Covilhã – This pretty city, home of the Fifteenth Century Explorers, land of the wool industry, is in the southeast flank of the Serra da Estrela.
From the 12th century the Jewish community of Covilhã was until its dissolution, one of the strongest in Portugal. At the end of the 15th century there were more than 400 Jews whose activities were as artisans, merchants or doctors. The Jews and Christian Converts were closely linked to the development of the wool industry and some members of the community played a large part in the Discoveries, namely Master José Vizinho (astronomer to King João II) and Rui Faleiro (organiser of Fernão de Magalhães’ circumnavigation), among the great personalities in the history of the country.
Jewish Quarter of Covilhã – Building of the Jewish district began inside the Christian wall but due to the increased population at the end of the 14th century it expanded outside the wall. There were at least three Jewish cores.
The Jewish Quarter of Covilhã is currently located in the urban area of the city outside the walls as is the former synagogue.
Church of Santa Maria – The denunciations against secret Jews or Judaists were made in the Churches of Santa Maria and Santa Madalena; only the former can visited. This church is known as the Chapel of Santa Maria do Castelo and it was built in the middle of the 16th century.
Belmonte – The history of this small town begins in the 12th century when the municipal council received its charter from D. Sancho I in 1199. It is the birthplace of the navigator Pedro Álvares Cabral, discoverer of Brazil in the 15th century. The Jewish community has been established in this town since the middle ages and there have been remains of Hebrew culture and traditions from the 16th century to present day.
With around 3600 inhabitants, 300 are descendants of Jews who survived the Inquisition and were practising their religion for centuries in secret. They developed a closed community – the largest surviving community in the Iberian Peninsula – which was kept secret until 1990.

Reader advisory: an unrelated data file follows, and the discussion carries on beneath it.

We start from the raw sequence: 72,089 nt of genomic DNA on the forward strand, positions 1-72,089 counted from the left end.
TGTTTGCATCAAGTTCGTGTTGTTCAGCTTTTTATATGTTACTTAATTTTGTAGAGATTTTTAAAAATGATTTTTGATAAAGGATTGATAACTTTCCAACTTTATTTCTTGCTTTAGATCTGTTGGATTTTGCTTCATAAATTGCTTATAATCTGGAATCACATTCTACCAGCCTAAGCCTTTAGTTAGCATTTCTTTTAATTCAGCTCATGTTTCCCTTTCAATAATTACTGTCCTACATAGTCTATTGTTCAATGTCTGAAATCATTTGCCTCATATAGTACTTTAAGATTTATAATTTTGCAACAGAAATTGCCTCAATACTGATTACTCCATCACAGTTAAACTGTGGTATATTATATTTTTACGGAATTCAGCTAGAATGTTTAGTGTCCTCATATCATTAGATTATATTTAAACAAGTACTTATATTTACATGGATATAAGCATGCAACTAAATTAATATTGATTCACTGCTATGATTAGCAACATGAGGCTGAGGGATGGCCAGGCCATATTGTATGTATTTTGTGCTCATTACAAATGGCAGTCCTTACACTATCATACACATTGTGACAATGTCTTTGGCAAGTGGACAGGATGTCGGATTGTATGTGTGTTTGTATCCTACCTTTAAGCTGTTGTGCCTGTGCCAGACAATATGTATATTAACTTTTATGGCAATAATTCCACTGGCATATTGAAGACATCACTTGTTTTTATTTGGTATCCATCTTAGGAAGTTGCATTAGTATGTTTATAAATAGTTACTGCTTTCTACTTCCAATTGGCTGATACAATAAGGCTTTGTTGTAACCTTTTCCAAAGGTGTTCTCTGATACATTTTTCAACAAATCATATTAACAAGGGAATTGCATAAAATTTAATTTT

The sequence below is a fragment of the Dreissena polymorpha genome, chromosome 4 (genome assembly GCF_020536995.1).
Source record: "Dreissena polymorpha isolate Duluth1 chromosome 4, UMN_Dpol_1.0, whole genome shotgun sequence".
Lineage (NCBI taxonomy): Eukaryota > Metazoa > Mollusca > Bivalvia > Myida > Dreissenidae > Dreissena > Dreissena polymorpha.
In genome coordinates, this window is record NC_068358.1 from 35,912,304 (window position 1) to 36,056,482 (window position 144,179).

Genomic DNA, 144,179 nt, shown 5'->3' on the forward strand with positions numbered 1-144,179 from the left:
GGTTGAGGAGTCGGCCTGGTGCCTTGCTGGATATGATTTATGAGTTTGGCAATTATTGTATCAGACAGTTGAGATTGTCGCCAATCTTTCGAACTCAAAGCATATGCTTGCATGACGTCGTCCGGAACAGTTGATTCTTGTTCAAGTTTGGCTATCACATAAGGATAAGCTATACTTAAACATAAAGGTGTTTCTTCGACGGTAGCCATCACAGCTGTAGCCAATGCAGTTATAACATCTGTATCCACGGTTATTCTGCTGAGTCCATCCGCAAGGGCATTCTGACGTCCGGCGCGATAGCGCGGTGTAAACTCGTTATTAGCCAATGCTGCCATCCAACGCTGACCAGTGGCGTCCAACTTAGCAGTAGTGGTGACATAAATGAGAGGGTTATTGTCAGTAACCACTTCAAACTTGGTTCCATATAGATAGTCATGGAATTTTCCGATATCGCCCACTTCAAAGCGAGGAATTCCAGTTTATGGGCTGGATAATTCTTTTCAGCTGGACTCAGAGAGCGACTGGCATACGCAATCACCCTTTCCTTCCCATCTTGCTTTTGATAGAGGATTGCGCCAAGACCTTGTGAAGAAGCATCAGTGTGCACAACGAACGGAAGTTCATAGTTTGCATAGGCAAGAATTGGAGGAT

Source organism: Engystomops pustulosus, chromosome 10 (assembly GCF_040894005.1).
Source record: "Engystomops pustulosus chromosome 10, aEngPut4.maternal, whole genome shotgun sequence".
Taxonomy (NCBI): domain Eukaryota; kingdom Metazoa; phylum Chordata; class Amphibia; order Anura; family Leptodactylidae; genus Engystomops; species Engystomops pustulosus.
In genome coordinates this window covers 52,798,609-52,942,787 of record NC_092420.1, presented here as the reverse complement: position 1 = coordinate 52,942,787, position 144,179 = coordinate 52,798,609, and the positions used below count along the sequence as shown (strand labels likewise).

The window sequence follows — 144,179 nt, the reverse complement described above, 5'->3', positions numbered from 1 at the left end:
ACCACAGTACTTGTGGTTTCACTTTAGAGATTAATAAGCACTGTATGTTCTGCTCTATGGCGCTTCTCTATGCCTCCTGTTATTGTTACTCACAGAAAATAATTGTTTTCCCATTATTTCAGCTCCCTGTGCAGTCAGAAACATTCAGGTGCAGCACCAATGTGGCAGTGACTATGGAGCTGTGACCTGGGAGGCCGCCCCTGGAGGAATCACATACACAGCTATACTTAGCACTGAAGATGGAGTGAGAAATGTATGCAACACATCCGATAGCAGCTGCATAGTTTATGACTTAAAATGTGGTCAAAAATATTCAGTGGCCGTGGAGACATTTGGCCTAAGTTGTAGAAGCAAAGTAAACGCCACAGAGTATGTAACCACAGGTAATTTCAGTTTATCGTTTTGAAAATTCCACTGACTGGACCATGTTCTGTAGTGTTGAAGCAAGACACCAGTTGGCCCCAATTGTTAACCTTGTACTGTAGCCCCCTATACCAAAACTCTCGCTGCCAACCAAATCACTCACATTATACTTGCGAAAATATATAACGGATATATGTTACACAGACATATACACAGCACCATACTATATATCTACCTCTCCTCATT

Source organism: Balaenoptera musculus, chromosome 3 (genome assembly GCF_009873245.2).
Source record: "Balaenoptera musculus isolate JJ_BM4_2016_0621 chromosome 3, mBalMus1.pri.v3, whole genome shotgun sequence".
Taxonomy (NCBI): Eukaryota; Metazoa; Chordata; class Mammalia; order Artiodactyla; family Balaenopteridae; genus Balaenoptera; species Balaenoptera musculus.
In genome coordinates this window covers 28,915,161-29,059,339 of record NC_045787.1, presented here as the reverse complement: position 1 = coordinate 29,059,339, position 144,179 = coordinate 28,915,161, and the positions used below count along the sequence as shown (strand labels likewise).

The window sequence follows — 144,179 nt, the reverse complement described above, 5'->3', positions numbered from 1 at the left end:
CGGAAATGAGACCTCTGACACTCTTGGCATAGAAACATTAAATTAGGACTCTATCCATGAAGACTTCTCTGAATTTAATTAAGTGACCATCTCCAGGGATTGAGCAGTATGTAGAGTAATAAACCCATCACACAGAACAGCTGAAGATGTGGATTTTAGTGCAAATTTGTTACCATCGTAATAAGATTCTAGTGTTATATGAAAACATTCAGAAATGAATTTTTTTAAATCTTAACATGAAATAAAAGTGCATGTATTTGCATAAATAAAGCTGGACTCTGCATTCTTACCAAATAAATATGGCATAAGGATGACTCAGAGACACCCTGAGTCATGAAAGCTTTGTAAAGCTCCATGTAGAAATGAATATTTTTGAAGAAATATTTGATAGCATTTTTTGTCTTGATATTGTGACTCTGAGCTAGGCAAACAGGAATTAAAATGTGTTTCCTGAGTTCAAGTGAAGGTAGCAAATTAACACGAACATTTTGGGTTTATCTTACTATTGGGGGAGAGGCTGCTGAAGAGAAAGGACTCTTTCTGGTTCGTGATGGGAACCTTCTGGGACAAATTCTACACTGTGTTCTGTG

The Jews of Belmonte are the last community in the Peninsula of Crypto Judaic origin to survive and they remain united today with a synagogue, rabbi and their own cemetery.
Belmonte Castle – is located on a rocky mountain at an altitude or about 650 metres. It is not certain when it was built but it is believed to be in the 13th century. It was famous for being the residence of the Cabral family and Pedro Álvares Cabral lived there. It has an unusual mixture of architectural styles, Romanesque, Gothic, Manueline and Eighteenth century.
Bet Eliahu Synagogue – It was inaugurated in 1996, 500 years after the edict of D. Manuel which imposed the sanction of expulsion or conversion on the Jews in Portugal. The architect was Neves Dias.
The secret community – In 1920 Samuel Schwarz, an engineer of Polish-Jewish extraction who was working in Belmonte, discovered the existence of Jews. He wrote in this book that they were “a separate community from the Catholic community, retaining the very characteristic practices, customs and costumes which they were fearful of maintaining”.
The traditions, organisation and religious structure of the last secret Jews in Portugal were found to be alive. They had continued to marry only among themselves for centuries and anyone who broke this rule was expelled from the community. In 1925, with the intention of making the world aware of the existence of this secret community, Samuel Schwarz wrote the book “ Christian Converts in Portugal in the
20th Century” published separately from the journal “Archaeology and History“, of the Society of Architects. Samuel Schwarz truly made every effort for the Crypto Judaists of Belmonte to return officially to Judaism.
Jewish Museum – The only Jewish museum in the country was inaugurated on
17 April 2005. It describes the history of the community of this region who took refuge and resisted centuries of religious persecution. It is located in the last stronghold of the Crypto Judaic community which was established there in the 15th century. It has numerous religious artefacts and day to day items used by Hebrew families.
Overnight in Belmonte